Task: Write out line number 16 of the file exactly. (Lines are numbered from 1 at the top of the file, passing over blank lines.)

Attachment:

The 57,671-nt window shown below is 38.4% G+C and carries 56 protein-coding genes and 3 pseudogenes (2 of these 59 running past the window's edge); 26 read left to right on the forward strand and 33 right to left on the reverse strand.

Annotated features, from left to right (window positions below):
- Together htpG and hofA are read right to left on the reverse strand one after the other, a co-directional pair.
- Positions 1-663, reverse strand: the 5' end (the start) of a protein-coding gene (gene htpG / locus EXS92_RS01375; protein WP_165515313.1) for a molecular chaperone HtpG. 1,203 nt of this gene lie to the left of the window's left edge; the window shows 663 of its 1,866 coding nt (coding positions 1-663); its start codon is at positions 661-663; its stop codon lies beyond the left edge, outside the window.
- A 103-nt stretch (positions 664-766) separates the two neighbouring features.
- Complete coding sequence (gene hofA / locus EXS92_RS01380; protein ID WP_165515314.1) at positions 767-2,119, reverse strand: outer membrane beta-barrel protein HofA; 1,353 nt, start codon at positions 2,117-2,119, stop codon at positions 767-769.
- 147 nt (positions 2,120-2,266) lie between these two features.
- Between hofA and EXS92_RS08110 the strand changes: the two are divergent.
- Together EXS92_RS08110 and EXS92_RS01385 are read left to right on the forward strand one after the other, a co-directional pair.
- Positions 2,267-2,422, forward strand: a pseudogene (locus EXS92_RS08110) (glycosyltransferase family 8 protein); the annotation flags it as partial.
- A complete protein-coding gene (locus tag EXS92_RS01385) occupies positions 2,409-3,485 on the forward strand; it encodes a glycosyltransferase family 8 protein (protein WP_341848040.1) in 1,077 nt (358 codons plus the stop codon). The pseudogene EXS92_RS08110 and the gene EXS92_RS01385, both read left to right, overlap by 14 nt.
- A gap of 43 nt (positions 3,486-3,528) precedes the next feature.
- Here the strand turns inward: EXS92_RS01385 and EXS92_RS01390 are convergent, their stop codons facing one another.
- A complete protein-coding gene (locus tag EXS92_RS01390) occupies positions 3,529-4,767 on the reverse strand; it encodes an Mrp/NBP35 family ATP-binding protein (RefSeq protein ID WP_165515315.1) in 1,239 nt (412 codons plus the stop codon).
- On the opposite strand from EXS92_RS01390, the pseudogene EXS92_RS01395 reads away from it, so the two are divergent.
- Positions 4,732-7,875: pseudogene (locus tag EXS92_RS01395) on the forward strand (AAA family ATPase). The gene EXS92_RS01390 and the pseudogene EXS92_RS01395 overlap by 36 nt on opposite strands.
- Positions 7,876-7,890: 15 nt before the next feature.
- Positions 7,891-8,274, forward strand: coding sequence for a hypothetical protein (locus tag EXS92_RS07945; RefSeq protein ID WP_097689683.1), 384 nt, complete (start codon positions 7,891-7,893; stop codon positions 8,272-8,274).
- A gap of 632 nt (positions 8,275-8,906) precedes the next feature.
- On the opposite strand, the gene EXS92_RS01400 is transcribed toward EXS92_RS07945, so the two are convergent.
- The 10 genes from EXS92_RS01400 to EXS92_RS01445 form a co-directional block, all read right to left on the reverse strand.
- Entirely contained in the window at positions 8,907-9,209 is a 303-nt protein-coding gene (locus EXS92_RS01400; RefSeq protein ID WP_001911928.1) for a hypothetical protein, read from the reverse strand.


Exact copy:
- Positions 4,732-7,875: pseudogene (locus tag EXS92_RS01395) on the forward strand (AAA family ATPase). The gene EXS92_RS01390 and the pseudogene EXS92_RS01395 overlap by 36 nt on opposite strands.